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Evaluating literature
Thread poster: Kim Metzger

Kim Metzger  Identity Verified
Mexico
Local time: 20:51
German to English
Aug 28, 2004

Harold Bloom, in How to Read and Why, wrote: "You can read merely to pass the time, or you can read with an overt urgency, but eventually you will read against the clock." In other words, there is so much to read that no one will ever be able to read everything worth reading.

Millions of poems have been written, but only relatively few are really good. Since we can't read everything, we have to be selective. What are the distinguishing features of good literature? What does the second poem have that the first one doesn't? What is wrong with the first poem?

A Little Dog Angel
High up in the courts of heaven today
a little dog angel waits;
with the other angels he will not play,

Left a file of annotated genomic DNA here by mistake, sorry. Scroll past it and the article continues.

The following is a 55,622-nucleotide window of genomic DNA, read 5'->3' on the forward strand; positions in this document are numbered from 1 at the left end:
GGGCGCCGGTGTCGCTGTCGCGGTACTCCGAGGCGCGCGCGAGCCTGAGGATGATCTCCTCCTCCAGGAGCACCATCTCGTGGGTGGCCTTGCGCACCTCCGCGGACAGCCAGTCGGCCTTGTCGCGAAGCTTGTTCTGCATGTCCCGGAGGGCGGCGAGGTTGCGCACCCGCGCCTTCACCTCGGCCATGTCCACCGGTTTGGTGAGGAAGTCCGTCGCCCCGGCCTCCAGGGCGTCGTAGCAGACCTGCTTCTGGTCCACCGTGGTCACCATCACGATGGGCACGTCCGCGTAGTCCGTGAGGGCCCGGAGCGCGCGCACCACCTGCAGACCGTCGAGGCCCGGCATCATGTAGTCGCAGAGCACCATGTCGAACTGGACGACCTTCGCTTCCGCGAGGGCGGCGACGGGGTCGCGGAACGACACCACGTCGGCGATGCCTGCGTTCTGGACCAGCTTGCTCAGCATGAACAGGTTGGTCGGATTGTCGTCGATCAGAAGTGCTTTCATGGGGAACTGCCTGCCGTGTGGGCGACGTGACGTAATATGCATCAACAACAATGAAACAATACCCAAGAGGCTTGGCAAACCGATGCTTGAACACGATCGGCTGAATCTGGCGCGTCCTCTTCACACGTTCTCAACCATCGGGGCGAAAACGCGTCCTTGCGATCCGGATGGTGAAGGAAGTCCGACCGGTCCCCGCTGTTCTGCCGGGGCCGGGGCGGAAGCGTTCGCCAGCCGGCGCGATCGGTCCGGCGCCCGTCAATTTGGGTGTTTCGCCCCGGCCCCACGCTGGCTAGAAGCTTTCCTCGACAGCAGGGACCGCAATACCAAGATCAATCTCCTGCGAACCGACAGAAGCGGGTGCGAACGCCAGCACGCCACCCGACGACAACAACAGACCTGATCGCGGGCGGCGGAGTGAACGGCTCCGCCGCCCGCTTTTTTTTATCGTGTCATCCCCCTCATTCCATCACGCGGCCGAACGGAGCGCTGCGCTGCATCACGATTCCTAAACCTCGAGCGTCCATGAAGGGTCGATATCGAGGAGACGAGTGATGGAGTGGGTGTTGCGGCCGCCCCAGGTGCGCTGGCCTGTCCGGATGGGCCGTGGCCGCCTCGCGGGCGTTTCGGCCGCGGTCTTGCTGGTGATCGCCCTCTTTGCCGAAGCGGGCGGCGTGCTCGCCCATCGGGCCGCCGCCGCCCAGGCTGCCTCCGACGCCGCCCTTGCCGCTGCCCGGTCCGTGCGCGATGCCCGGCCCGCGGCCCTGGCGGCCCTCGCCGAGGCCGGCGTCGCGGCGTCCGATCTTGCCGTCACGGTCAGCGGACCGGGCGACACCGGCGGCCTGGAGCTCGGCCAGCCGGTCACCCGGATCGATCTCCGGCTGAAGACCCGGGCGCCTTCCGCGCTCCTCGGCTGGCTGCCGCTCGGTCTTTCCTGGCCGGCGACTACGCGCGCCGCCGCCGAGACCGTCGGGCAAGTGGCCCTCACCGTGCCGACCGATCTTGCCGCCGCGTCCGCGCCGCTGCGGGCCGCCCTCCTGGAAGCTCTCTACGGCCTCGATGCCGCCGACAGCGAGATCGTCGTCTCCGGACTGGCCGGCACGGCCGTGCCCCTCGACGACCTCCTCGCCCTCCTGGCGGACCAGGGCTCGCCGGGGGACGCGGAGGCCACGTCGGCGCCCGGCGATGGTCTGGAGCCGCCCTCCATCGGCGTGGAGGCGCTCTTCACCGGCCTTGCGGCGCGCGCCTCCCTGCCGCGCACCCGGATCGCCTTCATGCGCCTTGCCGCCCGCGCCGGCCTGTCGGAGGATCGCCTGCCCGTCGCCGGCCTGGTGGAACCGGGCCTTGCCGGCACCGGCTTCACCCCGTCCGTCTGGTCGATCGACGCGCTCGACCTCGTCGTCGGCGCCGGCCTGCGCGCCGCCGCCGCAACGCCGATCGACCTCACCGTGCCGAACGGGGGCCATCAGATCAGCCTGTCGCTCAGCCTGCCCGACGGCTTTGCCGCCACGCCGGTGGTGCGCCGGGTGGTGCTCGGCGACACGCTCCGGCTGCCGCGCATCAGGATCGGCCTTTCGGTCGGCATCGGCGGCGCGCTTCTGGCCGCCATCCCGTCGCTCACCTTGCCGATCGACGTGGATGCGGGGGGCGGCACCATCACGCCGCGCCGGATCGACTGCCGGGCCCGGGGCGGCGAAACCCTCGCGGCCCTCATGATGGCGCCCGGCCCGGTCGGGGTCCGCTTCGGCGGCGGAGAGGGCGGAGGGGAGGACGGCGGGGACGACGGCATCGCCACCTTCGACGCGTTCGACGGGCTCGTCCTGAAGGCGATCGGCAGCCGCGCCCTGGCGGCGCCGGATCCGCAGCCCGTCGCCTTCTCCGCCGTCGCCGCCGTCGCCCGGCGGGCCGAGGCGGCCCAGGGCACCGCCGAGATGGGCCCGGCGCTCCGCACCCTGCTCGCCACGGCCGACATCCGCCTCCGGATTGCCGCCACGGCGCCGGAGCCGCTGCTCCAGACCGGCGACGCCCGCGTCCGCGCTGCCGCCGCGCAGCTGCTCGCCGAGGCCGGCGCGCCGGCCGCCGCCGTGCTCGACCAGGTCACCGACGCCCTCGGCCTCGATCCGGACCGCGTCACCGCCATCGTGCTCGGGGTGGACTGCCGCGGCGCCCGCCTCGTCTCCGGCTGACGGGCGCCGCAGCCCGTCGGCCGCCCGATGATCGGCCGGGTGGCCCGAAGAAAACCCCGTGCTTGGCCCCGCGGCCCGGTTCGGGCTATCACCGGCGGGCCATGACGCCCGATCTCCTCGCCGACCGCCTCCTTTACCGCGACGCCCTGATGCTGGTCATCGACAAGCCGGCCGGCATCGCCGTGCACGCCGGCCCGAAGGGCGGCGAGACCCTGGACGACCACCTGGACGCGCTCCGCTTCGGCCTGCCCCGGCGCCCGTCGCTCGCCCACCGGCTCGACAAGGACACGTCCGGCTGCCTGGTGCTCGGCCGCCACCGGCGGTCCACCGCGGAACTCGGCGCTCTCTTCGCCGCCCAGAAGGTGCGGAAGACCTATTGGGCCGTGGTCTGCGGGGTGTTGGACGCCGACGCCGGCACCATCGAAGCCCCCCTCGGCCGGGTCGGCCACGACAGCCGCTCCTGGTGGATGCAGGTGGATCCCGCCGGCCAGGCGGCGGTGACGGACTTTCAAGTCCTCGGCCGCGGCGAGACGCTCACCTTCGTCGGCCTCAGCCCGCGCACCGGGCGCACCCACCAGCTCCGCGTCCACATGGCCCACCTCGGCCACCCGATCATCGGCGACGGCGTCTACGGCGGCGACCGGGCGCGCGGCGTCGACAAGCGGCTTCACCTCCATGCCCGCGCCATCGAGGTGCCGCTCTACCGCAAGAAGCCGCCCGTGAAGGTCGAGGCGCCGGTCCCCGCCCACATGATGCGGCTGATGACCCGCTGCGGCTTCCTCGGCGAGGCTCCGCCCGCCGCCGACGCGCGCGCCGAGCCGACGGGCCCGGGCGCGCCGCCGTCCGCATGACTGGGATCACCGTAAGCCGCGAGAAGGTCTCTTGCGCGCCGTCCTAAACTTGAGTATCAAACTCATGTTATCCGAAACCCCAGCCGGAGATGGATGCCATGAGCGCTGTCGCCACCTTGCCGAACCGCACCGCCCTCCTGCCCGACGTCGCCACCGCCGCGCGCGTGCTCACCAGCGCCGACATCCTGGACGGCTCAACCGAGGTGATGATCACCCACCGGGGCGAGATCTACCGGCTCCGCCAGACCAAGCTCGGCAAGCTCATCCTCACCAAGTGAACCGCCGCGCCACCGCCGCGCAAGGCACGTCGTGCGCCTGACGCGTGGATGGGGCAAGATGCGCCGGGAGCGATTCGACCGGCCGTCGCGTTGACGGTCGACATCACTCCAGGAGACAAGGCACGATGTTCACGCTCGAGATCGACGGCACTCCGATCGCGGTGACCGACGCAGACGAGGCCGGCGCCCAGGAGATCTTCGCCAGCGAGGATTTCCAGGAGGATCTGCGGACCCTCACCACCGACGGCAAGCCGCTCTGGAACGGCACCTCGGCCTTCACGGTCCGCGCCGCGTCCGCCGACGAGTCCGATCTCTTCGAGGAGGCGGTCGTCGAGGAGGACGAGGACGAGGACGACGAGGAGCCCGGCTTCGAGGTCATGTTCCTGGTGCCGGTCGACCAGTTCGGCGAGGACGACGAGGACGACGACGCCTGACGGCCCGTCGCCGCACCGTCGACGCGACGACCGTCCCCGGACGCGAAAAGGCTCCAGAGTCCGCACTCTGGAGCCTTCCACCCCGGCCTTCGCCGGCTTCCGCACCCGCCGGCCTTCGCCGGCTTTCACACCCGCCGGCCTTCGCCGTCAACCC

but he sits alone at the gates.
"For I know my master will come" says he,
"and when he comes he will call for me."

The other angels pass him by
As they hurry toward the throne,
And he watches them with a wistful eye
as he sits at the gates alone.
"But I know if I just wait patiently
that someday my master will call for me."

And his master, down on earth below,
as he sits in his easy chair,
forgets sometimes, and whispers low
to the dog who is not there.
And the little dog angel cocks his ears
and dreams that his master's voice he hears.

And when at last his master waits
outside in the dark and cold,
for the hand of death to open the door,
that leads to those courts of gold,
he will hear a sound through the gathering dark,
a little dog angel's bark.
Noah M. Holland


Christopher Smart, "on his cat Jeoffrey" from Jubilate Agno (1762), lns. 695-742

For I will consider my Cat Jeoffrey